This week we gave you brief history of sauerkraut, explained why you might want to add it to your diet, and even gave you a step-by-step guide to making your own. But we all know man cannot live on sauerkraut alone. The solution? A special edition of “What’s for Dinner Tonight?” that not only includes the aforementioned fermented cabbage (extra points if you use your own homemade version), but also incorporates a few of the tips and strategies we profiled in our recent Depression Diet post: this recipe only has a few ingredients, uses a relatively inexpensive cut of meat, makes good use of inexpensive spices to add flavor and freezes beautifully. Not bad, ey?
Now on to the recipe…
A barrage of comments to our post on low-carb thickeners confirmed that while coconut flour is terrible for thickening sauces, it does serve other purposes. Our last post on a Primal flour – almond meal – went over well, so I figured the time was ripe for a look at coconut flour.
Coconut flour is simply dried, ground up coconut meat. Most likely you’ll be buying it online or from a specialty grocer, like Whole Foods or a food co-op, but you’ll occasionally come across highly processed, ultra-white coconut flour. Stay away from this. The good stuff will be like actual coconut – slightly cream colored, rather than bone white. You can make your own at home with a food processor, but without a grain mill you’ll probably have issues getting a “floury” consistency. If that’s okay with you, have at it.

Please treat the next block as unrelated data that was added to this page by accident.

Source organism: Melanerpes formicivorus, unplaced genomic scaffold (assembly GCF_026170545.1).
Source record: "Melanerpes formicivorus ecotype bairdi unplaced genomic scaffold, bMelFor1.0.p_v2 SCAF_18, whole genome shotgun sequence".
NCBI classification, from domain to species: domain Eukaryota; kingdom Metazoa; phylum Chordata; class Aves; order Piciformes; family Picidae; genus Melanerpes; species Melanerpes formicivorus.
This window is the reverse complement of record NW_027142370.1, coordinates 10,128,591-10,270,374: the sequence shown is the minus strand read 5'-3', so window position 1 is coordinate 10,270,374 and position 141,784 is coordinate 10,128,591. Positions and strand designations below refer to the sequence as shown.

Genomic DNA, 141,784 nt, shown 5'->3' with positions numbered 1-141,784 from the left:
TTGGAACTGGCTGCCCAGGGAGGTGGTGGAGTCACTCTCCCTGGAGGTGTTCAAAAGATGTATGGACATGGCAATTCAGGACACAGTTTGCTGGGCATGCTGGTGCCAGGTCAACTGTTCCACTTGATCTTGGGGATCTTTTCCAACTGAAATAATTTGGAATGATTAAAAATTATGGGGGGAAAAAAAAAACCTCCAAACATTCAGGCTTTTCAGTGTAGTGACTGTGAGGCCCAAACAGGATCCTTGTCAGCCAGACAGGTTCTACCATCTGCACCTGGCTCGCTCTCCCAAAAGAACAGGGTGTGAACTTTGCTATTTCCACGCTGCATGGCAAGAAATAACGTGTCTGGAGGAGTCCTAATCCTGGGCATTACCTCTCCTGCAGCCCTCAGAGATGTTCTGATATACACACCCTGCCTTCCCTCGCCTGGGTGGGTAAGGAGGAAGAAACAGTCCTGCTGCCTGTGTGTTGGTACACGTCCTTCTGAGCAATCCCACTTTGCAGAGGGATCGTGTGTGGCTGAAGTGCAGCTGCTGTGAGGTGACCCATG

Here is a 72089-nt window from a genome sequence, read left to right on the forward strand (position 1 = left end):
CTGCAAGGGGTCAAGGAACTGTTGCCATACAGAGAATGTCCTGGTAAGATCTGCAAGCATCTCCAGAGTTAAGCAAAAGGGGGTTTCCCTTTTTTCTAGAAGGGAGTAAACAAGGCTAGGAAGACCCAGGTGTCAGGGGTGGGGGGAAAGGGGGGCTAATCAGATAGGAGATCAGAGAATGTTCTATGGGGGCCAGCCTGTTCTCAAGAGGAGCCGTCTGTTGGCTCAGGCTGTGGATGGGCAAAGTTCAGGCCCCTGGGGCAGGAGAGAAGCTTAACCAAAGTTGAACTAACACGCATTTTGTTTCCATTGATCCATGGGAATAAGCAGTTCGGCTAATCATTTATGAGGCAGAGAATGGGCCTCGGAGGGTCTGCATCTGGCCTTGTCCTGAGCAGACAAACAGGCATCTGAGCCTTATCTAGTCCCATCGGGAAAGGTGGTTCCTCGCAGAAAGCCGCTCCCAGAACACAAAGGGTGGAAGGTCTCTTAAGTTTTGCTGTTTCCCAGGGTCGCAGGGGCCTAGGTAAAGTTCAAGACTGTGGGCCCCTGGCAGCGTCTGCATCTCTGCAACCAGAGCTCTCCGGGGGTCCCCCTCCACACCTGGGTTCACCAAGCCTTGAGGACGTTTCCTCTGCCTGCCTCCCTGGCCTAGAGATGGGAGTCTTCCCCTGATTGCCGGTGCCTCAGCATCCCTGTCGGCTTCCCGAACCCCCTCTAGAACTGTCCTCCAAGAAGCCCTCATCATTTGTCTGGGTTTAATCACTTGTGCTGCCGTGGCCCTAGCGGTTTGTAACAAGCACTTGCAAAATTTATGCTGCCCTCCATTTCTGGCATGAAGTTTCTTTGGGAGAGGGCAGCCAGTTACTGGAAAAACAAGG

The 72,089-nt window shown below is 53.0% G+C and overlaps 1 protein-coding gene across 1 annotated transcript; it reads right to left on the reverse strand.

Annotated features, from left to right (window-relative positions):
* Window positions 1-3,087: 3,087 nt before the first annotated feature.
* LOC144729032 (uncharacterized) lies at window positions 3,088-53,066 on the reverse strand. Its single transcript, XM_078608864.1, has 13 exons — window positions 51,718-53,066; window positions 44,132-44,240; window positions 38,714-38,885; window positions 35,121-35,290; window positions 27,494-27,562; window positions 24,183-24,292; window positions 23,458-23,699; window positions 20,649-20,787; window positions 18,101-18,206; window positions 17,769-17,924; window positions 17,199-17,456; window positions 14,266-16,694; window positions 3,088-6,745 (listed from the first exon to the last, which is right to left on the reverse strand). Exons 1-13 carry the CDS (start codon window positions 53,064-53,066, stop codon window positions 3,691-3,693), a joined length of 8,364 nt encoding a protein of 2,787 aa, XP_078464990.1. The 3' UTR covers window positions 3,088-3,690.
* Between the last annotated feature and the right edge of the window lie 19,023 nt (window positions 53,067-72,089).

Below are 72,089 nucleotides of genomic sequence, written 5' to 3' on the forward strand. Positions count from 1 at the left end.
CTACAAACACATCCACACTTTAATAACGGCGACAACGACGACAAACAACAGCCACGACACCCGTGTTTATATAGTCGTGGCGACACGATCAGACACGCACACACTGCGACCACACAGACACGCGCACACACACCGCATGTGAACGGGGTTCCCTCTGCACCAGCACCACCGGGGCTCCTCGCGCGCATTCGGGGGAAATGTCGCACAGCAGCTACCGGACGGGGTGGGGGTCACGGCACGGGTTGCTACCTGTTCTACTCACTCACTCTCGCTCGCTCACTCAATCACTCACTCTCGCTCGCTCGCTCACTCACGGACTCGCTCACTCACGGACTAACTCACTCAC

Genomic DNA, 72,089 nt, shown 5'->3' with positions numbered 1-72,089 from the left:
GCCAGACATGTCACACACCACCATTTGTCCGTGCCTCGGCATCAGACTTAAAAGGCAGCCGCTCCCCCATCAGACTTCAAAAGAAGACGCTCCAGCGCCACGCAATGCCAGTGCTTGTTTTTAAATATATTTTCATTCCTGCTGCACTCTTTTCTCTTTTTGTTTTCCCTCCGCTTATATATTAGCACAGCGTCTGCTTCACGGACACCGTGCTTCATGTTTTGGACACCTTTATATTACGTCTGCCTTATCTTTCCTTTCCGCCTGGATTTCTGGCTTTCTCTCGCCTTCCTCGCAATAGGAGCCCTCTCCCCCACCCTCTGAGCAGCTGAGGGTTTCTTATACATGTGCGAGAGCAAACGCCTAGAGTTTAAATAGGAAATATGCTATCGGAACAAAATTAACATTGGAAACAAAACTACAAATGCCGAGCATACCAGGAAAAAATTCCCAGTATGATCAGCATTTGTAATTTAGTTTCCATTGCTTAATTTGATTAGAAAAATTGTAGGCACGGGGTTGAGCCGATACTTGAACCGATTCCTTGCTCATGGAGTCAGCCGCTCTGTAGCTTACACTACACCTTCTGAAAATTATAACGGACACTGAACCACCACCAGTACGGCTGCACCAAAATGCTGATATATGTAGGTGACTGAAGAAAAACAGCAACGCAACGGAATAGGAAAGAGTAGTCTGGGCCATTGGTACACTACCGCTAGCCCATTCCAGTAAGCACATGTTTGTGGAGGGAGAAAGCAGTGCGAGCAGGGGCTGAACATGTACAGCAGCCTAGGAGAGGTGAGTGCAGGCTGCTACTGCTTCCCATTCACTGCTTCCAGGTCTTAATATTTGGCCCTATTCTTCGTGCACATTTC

Although fermented cabbage has been around in some form or another since ancient times – Roman author Pliny the Elder wrote of the stuff in the first century A.D. – modern methods for making sauerkraut were developed sometime between the 16th and 18th centuries. It’s primarily known as a German staple, but most other European countries use it in their traditional dishes. It’s pretty easy to understand why it was so popular: it keeps for a long time without refrigeration. Dutch, German, and English sailors found that the vitamin C-rich kraut prevented scurvy on the open seas, and the fact that it was salted and fermented made it ideal for long voyages without other preservation methods.
Ok. Ok. Yesterday’s “What’s for Dinner Tonight?” post may not have appealed to everyone. I hear you. Organ meat, especially to people that have never experienced them, can be challenging in more than one way (if you can accomplish selecting and preparing it you still have to – gulp! – eat it). For everyone that can’t get past thinking that offal is just plain awful here is a quick and easy recipe that is sure to add a kick to conventional chicken recipes. And, while I realize it does contain a little cheese – which generally falls into the gray area of sensible vices – there is so little, that it won’t throw your Primal eating plan off its tracks.
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